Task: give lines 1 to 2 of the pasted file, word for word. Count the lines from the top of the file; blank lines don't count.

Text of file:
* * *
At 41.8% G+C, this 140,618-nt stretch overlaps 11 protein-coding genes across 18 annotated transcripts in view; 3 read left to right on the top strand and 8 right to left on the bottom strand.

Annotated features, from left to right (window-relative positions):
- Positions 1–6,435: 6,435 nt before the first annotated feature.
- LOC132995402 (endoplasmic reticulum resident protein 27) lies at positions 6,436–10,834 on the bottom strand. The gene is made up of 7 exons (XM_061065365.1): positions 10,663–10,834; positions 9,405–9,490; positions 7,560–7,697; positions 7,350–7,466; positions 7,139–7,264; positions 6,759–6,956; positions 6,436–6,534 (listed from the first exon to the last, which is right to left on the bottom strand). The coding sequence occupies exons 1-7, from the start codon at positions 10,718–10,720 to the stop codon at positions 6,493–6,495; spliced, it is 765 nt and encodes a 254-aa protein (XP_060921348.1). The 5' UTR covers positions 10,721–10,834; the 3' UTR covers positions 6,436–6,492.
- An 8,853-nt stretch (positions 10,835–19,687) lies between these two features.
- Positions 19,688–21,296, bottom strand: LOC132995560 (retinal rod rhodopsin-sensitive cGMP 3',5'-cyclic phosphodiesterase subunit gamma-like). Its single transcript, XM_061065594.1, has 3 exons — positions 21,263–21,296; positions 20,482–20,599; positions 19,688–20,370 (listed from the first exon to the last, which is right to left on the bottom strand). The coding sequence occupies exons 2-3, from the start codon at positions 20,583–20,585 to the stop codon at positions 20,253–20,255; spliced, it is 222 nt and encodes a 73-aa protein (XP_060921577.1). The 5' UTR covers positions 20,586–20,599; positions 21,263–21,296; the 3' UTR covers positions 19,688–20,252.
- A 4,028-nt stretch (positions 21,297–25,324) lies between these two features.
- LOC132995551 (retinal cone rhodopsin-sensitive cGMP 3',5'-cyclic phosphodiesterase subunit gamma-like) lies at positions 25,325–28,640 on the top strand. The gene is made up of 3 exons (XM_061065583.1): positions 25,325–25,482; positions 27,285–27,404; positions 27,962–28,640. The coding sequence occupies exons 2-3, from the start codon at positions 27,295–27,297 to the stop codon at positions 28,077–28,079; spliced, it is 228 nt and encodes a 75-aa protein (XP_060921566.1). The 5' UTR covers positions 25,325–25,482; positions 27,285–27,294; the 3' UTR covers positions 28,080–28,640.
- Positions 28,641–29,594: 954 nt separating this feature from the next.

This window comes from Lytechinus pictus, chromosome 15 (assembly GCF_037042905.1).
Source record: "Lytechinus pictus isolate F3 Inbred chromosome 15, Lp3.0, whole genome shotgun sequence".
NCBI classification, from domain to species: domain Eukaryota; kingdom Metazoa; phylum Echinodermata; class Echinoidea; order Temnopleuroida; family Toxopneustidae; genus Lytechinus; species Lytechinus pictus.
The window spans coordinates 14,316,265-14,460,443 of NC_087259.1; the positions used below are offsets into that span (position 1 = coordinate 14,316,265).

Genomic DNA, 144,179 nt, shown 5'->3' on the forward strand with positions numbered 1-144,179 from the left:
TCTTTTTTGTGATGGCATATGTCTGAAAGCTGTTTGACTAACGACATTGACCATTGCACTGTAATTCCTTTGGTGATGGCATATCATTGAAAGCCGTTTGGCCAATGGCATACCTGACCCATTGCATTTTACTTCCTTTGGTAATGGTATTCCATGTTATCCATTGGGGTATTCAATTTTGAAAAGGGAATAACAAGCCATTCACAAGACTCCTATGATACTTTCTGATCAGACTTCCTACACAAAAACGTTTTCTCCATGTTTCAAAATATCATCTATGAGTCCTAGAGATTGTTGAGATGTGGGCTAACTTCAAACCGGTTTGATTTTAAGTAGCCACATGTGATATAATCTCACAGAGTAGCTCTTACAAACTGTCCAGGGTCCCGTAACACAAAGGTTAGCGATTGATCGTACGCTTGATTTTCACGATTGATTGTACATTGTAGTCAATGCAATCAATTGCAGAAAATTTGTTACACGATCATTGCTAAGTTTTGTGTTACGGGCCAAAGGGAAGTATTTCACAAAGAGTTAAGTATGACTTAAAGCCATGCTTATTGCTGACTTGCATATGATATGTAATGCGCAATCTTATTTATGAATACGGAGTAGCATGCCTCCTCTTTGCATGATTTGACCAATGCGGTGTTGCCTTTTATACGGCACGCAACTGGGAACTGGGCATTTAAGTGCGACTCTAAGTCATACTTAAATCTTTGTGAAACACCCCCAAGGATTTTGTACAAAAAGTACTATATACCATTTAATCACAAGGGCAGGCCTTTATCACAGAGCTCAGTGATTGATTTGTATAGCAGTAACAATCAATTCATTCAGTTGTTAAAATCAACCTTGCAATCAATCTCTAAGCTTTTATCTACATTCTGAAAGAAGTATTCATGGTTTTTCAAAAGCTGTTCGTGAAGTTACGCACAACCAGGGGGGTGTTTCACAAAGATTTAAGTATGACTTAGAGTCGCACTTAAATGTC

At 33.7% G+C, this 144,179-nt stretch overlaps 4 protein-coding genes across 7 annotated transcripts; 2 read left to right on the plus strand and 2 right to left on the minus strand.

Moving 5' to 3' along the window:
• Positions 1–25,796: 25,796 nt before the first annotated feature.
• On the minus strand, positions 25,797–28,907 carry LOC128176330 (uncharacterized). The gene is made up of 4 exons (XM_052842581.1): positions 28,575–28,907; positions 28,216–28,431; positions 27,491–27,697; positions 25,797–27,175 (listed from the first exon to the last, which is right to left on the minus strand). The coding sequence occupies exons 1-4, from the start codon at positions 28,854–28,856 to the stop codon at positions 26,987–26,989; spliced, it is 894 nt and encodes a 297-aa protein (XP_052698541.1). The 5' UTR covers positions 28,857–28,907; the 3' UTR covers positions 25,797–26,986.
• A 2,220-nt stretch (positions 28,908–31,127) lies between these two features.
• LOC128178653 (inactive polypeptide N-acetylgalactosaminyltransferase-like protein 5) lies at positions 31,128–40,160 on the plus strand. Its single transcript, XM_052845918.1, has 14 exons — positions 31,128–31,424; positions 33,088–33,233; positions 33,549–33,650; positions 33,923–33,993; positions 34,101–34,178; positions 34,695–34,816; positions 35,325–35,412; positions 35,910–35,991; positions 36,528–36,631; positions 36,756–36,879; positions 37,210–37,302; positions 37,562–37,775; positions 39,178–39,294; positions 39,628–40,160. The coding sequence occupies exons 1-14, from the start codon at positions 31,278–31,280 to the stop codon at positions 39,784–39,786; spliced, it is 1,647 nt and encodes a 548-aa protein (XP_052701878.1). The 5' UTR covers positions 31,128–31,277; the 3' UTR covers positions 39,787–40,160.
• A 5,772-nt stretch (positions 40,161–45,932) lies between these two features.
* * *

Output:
At 41.8% G+C, this 140,618-nt stretch overlaps 11 protein-coding genes across 18 annotated transcripts in view; 3 read left to right on the top strand and 8 right to left on the bottom strand.

Annotated features, from left to right (window-relative positions):